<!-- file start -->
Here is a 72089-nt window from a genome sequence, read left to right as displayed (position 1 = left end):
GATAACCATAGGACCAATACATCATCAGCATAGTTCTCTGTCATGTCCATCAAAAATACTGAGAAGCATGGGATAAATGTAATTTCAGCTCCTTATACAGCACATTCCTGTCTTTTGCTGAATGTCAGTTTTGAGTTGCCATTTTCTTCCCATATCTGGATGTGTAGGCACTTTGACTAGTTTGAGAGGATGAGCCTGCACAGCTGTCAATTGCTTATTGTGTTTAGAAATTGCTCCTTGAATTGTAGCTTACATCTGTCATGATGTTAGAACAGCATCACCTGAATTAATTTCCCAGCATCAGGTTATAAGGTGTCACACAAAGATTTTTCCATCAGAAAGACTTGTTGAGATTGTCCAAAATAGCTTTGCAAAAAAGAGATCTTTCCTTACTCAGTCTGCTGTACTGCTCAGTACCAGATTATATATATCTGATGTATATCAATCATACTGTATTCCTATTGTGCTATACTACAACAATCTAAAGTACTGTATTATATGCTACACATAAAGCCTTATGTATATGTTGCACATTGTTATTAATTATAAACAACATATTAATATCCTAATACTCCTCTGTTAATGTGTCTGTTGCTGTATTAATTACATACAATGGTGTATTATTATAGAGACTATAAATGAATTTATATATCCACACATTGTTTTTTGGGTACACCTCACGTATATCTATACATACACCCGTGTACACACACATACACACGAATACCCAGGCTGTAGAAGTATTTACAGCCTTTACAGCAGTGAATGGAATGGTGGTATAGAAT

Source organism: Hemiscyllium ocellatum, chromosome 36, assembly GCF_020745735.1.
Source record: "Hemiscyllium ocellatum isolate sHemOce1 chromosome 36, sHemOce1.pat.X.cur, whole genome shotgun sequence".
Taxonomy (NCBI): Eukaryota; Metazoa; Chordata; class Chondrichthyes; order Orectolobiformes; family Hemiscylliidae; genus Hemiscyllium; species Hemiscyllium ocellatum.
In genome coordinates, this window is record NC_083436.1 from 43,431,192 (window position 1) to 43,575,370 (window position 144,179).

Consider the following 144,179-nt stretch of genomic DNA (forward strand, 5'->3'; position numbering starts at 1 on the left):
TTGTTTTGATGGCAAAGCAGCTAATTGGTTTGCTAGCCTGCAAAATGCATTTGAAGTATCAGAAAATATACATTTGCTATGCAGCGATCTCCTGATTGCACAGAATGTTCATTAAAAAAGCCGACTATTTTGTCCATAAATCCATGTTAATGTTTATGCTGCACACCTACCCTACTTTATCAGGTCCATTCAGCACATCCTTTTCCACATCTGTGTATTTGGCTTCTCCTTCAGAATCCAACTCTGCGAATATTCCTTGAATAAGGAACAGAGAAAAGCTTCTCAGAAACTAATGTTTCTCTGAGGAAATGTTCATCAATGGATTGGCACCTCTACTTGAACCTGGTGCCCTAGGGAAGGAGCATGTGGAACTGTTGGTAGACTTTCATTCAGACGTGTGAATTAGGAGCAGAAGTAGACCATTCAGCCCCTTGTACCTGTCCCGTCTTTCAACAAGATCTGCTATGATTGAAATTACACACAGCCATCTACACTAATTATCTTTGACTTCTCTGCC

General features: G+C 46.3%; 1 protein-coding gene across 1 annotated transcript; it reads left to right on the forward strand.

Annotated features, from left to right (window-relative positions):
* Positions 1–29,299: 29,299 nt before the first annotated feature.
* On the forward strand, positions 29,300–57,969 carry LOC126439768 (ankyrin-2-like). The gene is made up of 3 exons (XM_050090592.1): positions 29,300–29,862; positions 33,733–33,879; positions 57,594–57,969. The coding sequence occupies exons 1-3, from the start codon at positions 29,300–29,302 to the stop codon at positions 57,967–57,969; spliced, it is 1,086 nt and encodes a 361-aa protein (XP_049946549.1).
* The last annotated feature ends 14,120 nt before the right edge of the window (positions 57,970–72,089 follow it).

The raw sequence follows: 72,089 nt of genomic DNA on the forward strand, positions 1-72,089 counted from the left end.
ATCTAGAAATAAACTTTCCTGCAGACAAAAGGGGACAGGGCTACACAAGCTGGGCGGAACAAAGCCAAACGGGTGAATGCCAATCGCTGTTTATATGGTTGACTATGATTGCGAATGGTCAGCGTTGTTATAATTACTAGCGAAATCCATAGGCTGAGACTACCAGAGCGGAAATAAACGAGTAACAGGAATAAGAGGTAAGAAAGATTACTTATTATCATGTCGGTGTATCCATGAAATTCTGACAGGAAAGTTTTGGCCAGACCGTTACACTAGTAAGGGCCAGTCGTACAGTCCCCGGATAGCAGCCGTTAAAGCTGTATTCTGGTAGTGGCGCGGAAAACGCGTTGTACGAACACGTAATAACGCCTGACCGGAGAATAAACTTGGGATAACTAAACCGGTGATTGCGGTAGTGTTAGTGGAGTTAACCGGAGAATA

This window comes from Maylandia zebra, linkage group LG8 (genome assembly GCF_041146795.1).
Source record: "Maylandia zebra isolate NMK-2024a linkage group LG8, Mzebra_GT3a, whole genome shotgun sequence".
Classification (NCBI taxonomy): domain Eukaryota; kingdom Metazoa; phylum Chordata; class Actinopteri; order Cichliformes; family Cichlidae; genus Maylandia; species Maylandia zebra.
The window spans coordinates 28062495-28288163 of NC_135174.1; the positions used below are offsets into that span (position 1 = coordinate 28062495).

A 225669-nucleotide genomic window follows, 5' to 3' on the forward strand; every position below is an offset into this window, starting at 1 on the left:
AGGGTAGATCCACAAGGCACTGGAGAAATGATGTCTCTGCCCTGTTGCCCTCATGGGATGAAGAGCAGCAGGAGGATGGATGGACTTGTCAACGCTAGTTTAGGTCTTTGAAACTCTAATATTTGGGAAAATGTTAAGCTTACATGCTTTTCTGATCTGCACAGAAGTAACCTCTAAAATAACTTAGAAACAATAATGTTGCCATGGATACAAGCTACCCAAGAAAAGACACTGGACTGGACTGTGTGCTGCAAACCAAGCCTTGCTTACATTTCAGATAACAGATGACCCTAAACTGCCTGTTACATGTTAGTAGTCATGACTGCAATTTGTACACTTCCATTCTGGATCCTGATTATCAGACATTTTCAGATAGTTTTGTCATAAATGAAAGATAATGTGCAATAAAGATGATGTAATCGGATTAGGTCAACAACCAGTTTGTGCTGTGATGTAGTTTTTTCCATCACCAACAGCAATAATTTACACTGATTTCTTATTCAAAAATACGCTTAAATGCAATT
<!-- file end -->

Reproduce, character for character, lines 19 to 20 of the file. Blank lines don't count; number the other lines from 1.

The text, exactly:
The window spans coordinates 28062495-28288163 of NC_135174.1; the positions used below are offsets into that span (position 1 = coordinate 28062495).

A 225669-nucleotide genomic window follows, 5' to 3' on the forward strand; every position below is an offset into this window, starting at 1 on the left: